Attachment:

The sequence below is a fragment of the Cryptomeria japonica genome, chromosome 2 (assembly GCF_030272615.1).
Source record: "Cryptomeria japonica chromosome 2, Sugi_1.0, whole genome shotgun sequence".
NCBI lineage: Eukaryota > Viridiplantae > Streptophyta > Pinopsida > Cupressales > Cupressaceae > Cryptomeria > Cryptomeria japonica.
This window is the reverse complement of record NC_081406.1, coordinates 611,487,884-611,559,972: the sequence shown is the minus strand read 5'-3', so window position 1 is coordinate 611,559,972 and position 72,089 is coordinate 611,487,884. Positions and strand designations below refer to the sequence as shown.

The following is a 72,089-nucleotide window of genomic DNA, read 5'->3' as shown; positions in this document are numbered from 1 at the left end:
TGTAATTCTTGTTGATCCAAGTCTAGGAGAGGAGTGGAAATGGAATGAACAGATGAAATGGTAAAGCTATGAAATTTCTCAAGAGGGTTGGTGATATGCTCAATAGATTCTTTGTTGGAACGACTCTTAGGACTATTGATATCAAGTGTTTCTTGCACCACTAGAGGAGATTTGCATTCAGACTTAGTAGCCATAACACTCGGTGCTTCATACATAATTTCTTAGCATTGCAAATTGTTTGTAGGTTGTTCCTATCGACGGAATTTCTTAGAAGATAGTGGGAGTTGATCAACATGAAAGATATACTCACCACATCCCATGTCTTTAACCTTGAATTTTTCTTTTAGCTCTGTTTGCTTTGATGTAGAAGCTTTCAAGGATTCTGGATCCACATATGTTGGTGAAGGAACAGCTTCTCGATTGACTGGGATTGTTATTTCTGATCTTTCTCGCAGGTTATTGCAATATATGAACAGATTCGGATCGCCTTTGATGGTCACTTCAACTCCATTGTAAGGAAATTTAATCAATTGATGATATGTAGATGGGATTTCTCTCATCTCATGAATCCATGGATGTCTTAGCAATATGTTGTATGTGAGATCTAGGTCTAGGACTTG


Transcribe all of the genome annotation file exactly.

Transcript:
The sequence below is a fragment of the Cryptomeria japonica genome, chromosome 2 (assembly GCF_030272615.1).
Source record: "Cryptomeria japonica chromosome 2, Sugi_1.0, whole genome shotgun sequence".
NCBI lineage: Eukaryota > Viridiplantae > Streptophyta > Pinopsida > Cupressales > Cupressaceae > Cryptomeria > Cryptomeria japonica.
This window is the reverse complement of record NC_081406.1, coordinates 611,487,884-611,559,972: the sequence shown is the minus strand read 5'-3', so window position 1 is coordinate 611,559,972 and position 72,089 is coordinate 611,487,884. Positions and strand designations below refer to the sequence as shown.

The following is a 72,089-nucleotide window of genomic DNA, read 5'->3' as shown; positions in this document are numbered from 1 at the left end:
TGTAATTCTTGTTGATCCAAGTCTAGGAGAGGAGTGGAAATGGAATGAACAGATGAAATGGTAAAGCTATGAAATTTCTCAAGAGGGTTGGTGATATGCTCAATAGATTCTTTGTTGGAACGACTCTTAGGACTATTGATATCAAGTGTTTCTTGCACCACTAGAGGAGATTTGCATTCAGACTTAGTAGCCATAACACTCGGTGCTTCATACATAATTTCTTAGCATTGCAAATTGTTTGTAGGTTGTTCCTATCGACGGAATTTCTTAGAAGATAGTGGGAGTTGATCAACATGAAAGATATACTCACCACATCCCATGTCTTTAACCTTGAATTTTTCTTTTAGCTCTGTTTGCTTTGATGTAGAAGCTTTCAAGGATTCTGGATCCACATATGTTGGTGAAGGAACAGCTTCTCGATTGACTGGGATTGTTATTTCTGATCTTTCTCGCAGGTTATTGCAATATATGAACAGATTCGGATCGCCTTTGATGGTCACTTCAACTCCATTGTAAGGAAATTTAATCAATTGATGATATGTAGATGGGATTTCTCTCATCTCATGAATCCATGGATGTCTTAGCAATATGTTGTATGTGAGATCTAGGTCTAGGACTTG